A Good Sign for Public Education?

The Daily Caller reported recently that a high school in Medina, Ohio has begun charging parents fairly hefty fees for various of the activities and extras that it offers, even for seemingly basic courses like Spanish I and Earth Science. Parents are upset, of course, believing that since they are already paying taxes they shouldn’t also have to pay these additional fees.

They have a point. Why should they have to pay twice? On the other hand, by that logic, why should people who do not send their children to public schools be required to pay the taxes to support them anyway? (The response “because public schools are a public good from which everyone benefits” fails, I believe, on both moral grounds and on empirical grounds, but that is a discussion for another day.)

In Medina, Ohio’s case, I would like to offer a qualified “Good!” The introduction of these fees will expose parents to more of the costs associated with running their school. Although those costs are almost certainly inflated, still as individual parents are asked to pay them for their own children, that will tend to level, ever so marginally, the playing field for other educational alternatives.

Right now all private schools face a significant competitive disadvantage because parents who choose to send their children to their schools must nevertheless still continue paying for the public schools. They have to pay twice. (Imagine someone arguing that because the United States Postal Service was so important to this nation’s [whatever], anyone who sends a package via UPS, FedEx, or any other private service must still pay a fee to the USPS—and the USPS will itself largely determine what that fee will be!) Because everyone in the district must pay the taxes, however, the costs are distributed among a much larger group of households than the actual number that have children in the system. Thus the costs to households using the service are subsidized by households not using them.

The introduction of user fees at the public schools will seem to affected parents much more personal. They will feel it directly, because they will have to write a check for it. This is a good thing. Not only will it help remind people that there’s no such thing as a free lunch, but it may also help those parents who are considering a private option be able to do so. They might think, “If I have to pay $4,446.50 extra for my daughter to take Spanish I, Earth Science, and band, maybe I should just send her to the Catholic school we’d thought about anyway, whose annual tuition is only about $2000 more than that anyway.”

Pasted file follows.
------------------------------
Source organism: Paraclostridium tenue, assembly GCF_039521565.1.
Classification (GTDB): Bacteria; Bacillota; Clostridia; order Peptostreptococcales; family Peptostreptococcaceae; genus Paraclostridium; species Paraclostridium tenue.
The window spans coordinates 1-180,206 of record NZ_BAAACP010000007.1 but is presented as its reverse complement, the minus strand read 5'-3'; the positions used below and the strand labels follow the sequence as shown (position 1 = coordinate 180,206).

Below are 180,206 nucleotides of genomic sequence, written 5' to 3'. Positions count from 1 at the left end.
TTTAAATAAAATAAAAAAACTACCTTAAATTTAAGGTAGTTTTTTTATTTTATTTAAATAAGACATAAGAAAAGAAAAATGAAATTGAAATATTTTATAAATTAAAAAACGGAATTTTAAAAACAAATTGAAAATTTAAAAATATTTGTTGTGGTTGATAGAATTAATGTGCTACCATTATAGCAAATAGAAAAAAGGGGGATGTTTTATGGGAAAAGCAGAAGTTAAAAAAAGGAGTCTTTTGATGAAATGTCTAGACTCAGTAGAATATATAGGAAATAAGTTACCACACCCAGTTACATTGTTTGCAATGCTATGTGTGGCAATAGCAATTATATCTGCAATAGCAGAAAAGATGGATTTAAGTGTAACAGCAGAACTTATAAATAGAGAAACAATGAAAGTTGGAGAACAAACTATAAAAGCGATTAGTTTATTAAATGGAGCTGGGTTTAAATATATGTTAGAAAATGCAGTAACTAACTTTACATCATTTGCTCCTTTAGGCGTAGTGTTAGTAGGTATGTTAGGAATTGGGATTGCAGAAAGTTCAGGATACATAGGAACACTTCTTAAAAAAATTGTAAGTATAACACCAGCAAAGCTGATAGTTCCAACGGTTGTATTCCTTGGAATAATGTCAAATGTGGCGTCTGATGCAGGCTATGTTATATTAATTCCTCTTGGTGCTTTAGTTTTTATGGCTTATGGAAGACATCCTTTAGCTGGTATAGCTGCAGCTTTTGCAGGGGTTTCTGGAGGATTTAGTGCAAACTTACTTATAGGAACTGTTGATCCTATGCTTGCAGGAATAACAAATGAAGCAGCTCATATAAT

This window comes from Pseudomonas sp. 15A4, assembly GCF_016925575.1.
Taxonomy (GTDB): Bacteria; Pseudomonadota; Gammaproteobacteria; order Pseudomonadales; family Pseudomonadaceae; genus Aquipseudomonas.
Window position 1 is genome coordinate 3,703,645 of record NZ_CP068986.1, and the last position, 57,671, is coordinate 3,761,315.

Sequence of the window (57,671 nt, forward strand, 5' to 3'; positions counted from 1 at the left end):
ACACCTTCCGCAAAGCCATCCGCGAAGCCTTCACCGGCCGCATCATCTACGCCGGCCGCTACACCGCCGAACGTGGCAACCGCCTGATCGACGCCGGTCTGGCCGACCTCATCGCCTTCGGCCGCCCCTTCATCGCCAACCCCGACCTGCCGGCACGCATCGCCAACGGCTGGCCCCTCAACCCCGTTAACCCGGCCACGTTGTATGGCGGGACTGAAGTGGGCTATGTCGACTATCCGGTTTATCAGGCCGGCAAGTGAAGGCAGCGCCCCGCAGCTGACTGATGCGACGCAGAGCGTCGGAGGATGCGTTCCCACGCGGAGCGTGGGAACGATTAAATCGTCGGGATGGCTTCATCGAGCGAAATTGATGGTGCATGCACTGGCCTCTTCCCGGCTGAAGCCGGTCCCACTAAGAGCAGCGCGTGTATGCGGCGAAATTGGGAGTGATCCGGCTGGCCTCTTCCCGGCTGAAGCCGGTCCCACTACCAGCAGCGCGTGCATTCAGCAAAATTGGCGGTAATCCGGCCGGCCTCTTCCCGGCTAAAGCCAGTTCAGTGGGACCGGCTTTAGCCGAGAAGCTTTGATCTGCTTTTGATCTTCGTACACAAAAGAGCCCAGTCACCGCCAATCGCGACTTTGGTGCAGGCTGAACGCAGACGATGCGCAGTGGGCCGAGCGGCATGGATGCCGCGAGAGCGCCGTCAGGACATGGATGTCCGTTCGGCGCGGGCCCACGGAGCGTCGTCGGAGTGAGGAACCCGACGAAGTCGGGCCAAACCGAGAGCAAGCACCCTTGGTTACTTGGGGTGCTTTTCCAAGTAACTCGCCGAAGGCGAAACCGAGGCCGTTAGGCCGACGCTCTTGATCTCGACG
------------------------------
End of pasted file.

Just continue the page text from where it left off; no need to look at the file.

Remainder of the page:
That might lead to competition, which would benefit everyone—public and private alike.

So while the fees in the Medina, Ohio case might well be buoying bloated budgets, benefits, retirement packages, etc., still a little competition spurred by a little personal responsibility can go a long way.

9 thoughts on “A Good Sign for Public Education?

  1. “(Imagine someone arguing that because the United States Postal Service was so important to this nation’s [whatever], anyone who sends a package via UPS, FedEx, or any other private service must still pay a fee to the USPS—and the USPS will itself largely determine what that fee will be!)”

    Curiously, because the USPS is often given bailout funds, is it not?

  2. “Imagine someone arguing that because the United States Postal Service was so important to this nation’s [whatever], anyone who sends a package via UPS, FedEx, or any other private service must still pay a fee to the USPS—and the USPS will itself largely determine what that fee will be”

    Actually, that is the case. Everytime you send a non-urgent piece via one of those alternative carriers; said carrier must pay a fee to the USPS. Lookup Private Express Statutes. Strange, illogical and ridiculous, but nonetheless true.

    With regard to the school fees. I can’t quite see how compelling one to pay the taxes and then compelling one to pay additional fees to partake of a service which is already compulsory in nature can be construed as creating competition. It may compel you to choose a private school but I fail to see any competition, ex nihilo, or how this scenario makes the public school or the private school any better or efficient in their operations.

    In fact the contrary is true. Imagine if in your scenario everyone decides to make the leap to private schools. Then the taxpayors would still be left with the buildings, bloated budgets, benefits, retirement packages, etc. The public schools would have no incentive to lure the students back. Private schools would have no incentive to be more efficient in their use of funds if the public schools forced student their way in the manner you describe.

  3. Jawats and Jardinero1, good point about the USPS. I still have a hard time imagining a person making that case publicly, but that’s a separate issue.

    Jardinero1, regarding school fees and competition, two thoughts. One, education subsidies from states to school districts is in many (thought not all) cases tied to enrollments; so if students started to go elsewhere, schools might receive less funding, which might act as an incentive to increase the quality of what they do. Two, I was assuming that if large numbers of students started going elsewhere, taxpayers might balk at having to the same level of taxes and thus might agitate for lower taxes. That too might introduce incentives to improve. Do you think that assumption is unwarranted?

  4. I agree with the overall analysis that the scenario you describe would drive some public school parents to send their kids to private schools.